Apollo sample processors Andrea Mosie, Charis Krysher and Juliane Gross opened lunar sample 73002 at NASA’s Johnson Area Center in Houston.

NASA/James Blair.

Back in 1972, NASA astronauts Gene Cernan and Jack Schmitt worked a tube into the moon, gathered rock and soil samples, and brought them back to Earth as part of the Apollo 17 objective.

The area firm had the insight to sock away samples from Apollo objectives for later research study as soon as innovation had actually advanced. Now’s the time for a few of these samples to enter the science spotlight.

NASA scientists opened sample 73002 on Tuesday as part of the Apollo Next-Generation Sample Analysis ( ANGSA) effort. It will be divided up for research study. This is the very first of 2 Apollo 17 samples ANGSA will take a look at.

” Studying these unopened samples might enable researchers to get insight into the origin of the lunar polar ice deposits, in addition to other prospective resources for future expedition,” stated NASA in a release on Wednesday.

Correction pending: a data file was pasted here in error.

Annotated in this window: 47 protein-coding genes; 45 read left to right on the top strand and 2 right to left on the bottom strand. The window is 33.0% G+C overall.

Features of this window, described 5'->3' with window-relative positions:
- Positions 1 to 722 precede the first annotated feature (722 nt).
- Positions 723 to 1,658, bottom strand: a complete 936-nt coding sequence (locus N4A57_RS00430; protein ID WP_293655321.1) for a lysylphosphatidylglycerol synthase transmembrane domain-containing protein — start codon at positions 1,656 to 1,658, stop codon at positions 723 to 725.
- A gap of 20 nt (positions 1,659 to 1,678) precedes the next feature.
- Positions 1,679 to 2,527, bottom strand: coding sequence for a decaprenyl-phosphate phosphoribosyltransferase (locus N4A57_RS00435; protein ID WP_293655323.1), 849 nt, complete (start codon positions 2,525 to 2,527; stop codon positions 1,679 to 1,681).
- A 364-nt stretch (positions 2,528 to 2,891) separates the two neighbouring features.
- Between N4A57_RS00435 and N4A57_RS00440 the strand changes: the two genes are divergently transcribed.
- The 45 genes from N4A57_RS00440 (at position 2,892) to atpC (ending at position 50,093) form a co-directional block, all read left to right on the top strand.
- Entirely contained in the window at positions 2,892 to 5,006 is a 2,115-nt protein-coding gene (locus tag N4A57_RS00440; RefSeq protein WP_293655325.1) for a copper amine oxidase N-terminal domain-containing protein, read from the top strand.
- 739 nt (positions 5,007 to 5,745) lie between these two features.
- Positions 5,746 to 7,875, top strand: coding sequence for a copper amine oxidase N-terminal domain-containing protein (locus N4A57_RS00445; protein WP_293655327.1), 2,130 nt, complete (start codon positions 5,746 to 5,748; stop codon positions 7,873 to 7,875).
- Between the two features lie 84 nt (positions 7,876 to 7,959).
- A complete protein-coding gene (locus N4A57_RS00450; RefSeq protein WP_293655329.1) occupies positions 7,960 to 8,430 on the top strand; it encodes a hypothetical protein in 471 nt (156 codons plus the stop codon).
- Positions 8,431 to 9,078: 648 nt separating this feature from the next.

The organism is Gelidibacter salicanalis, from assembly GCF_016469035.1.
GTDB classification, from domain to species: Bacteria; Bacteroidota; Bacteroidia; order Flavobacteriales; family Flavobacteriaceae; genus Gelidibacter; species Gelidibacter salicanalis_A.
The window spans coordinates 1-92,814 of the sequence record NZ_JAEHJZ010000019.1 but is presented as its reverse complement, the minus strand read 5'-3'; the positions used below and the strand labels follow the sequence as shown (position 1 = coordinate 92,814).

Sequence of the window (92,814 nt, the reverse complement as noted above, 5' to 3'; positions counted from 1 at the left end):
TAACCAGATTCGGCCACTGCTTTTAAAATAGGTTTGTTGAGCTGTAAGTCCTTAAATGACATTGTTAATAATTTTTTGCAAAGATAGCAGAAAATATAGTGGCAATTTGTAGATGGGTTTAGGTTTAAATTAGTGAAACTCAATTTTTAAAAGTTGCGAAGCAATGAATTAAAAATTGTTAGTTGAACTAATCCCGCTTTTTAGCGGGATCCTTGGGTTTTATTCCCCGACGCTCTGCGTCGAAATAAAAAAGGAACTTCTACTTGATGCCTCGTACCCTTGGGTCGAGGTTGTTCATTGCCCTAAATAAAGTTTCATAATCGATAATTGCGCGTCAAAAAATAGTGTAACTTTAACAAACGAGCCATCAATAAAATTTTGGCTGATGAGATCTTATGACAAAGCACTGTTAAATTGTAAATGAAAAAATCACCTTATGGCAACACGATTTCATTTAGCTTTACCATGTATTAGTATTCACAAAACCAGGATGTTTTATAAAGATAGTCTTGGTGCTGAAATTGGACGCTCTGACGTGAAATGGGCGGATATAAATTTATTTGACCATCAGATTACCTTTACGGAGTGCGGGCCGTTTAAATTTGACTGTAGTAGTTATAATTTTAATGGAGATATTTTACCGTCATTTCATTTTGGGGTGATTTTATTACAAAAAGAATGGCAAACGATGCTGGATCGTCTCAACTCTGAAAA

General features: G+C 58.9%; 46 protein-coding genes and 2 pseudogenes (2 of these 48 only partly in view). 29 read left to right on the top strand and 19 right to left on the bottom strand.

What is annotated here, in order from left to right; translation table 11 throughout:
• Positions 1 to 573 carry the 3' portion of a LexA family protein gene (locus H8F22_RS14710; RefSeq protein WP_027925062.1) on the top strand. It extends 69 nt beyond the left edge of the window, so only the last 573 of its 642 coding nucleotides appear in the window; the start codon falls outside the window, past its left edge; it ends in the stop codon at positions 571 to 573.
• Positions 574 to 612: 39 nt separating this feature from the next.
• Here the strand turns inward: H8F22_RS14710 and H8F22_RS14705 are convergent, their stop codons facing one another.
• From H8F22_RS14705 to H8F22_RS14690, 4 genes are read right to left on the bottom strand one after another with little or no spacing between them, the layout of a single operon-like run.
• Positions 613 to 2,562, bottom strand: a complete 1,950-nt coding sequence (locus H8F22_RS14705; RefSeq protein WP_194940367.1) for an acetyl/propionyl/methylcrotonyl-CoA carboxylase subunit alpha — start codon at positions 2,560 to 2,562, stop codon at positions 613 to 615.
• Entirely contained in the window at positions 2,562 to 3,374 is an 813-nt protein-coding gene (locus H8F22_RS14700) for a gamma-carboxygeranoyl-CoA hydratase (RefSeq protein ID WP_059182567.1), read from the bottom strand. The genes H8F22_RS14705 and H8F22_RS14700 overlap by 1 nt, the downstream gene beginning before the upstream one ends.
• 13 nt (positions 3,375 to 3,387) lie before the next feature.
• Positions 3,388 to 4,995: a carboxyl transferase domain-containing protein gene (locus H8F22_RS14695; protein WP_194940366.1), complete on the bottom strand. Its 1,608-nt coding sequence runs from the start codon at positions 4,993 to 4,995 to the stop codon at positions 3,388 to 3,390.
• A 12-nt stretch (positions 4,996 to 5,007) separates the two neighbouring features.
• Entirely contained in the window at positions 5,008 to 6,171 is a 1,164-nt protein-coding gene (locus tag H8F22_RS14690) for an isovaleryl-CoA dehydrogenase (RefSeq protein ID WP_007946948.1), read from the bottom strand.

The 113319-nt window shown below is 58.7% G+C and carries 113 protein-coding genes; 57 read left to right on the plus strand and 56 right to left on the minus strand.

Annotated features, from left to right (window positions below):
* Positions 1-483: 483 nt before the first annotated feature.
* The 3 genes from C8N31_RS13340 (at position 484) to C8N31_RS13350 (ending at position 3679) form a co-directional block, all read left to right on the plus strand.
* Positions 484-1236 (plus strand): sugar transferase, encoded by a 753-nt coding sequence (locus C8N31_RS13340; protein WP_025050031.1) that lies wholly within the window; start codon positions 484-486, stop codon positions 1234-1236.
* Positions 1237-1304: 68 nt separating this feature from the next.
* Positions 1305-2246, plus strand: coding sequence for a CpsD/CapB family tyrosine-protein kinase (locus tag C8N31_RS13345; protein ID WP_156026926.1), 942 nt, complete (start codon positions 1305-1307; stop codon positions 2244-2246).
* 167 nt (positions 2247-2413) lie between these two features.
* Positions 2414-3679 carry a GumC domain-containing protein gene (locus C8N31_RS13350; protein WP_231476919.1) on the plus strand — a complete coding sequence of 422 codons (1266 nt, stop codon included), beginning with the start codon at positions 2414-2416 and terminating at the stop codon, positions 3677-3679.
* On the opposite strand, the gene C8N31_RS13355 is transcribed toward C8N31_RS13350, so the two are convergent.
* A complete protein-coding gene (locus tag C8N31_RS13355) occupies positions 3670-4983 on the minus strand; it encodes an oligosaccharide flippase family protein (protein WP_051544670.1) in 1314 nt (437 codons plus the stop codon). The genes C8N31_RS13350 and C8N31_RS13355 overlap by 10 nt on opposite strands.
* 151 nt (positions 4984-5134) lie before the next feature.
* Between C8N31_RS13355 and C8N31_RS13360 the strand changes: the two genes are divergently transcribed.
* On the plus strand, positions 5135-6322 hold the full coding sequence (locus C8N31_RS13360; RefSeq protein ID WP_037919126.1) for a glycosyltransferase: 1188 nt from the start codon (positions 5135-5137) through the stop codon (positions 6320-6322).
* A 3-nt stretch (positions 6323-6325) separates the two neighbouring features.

This is sample 73002 seen with 2019 innovation (above) and 1974 innovation (listed below).


NASA shared an image revealing an X-ray calculated microtomography scan of sample 73002 in 2019 compared to an X-ray scan from1974 The clearness of the 2019 variation demonstrates how far imaging innovation has actually come.

” The analysis of these samples will take full advantage of the science return from Apollo, in addition to allow a brand-new generation of researchers and managers to fine-tune their methods and assist prepare future explorers for lunar objectives prepared for in the 2020 s and beyond,” stated ANGSA program researcher Sarah Noble

NASA hopes Earth’s stash of moon samples will quickly be broadened with the aid of its Artemis program. The firm prepares to send out people back to the lunar surface area by2024 That’s a tight timeline, however researchers would like to have more of the moon to take a look at earlier instead of later on.